READER COMMENTS ON
"'Green News Report' - November 26, 2009"
(8 Responses so far...)
COMMENT #1 [Permalink]
said on 11/26/2009 @ 2:16 pm PT...
Why energy efficiency regulations on TV sets, light bulbs etc is the wrong way forward
Hello Desi and Brad,
What a lot of effort you've put into the report,
and so clearly laid out too - well done.
Personally, I think the California ban is wrong,
I agree it’s good to let people know how they can save energy and money, but it should be voluntary.
Well, you invite also those who are against green policies to comment... so here I go!
Where there is a problem – deal with the problem!
Energy: there is no energy shortage
(given renewable/nuclear development possibilities, with set emission limits)
and consumers – not politicians – pay for energy and how they wish to use it.
Notice: If there was an energy shortage, its price rise would limit
people using it anyway.
No need to legislate for it…
It might sound great to
“Let everyone save money by only allowing energy efficient products”
Inefficient products that use more energy can have performance,
appearance and construction advantages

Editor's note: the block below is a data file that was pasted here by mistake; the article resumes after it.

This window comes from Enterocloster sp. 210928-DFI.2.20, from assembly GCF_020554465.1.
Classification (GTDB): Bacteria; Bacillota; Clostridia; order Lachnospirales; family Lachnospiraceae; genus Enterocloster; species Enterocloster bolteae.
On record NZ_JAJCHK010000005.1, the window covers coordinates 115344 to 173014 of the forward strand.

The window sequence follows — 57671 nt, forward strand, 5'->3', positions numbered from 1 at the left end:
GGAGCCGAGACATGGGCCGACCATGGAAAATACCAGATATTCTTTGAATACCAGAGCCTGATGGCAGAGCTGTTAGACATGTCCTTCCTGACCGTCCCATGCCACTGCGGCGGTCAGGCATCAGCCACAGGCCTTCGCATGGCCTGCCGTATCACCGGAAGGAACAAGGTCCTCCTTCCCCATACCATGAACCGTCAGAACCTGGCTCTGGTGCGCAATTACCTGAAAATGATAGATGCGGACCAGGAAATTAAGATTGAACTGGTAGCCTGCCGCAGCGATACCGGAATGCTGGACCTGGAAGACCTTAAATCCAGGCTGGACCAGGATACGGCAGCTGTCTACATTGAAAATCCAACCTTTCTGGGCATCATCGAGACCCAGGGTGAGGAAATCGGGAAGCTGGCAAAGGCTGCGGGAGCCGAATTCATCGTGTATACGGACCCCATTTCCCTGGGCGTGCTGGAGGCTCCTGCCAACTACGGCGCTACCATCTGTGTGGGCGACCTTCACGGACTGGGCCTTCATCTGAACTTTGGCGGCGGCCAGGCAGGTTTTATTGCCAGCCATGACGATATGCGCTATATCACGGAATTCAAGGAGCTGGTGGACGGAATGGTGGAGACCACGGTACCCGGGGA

Examples (using cars, buildings, dishwashers, TV sets, light bulbs etc):
For example, big plasma TV screens have image contrast and other
advantages along with their large image sizes.
Products using more energy usually cost less, or they’d be more energy
There might therefore not be any total running cost savings either,
depending on how much such a cheaper product is used.
Other factors also contribute to a lack of savings:
If households use less energy as a result of the various bans,
then utility companies make less money,
and will just raise electricity prices to cover their costs.
So people don’t save as much money as they thought.
energy efficiency in effect means cheaper energy,
so people just leave TV sets etc on more, knowing that energy bills are lower,
as also shown by Scottish and Cambridge research
Either way, supposed energy – or money – savings aren’t there.
Do electrical products give out any CO2 gas?
Emissions (for all else they contain too) can be dealt with directly via energy substitution or emission processing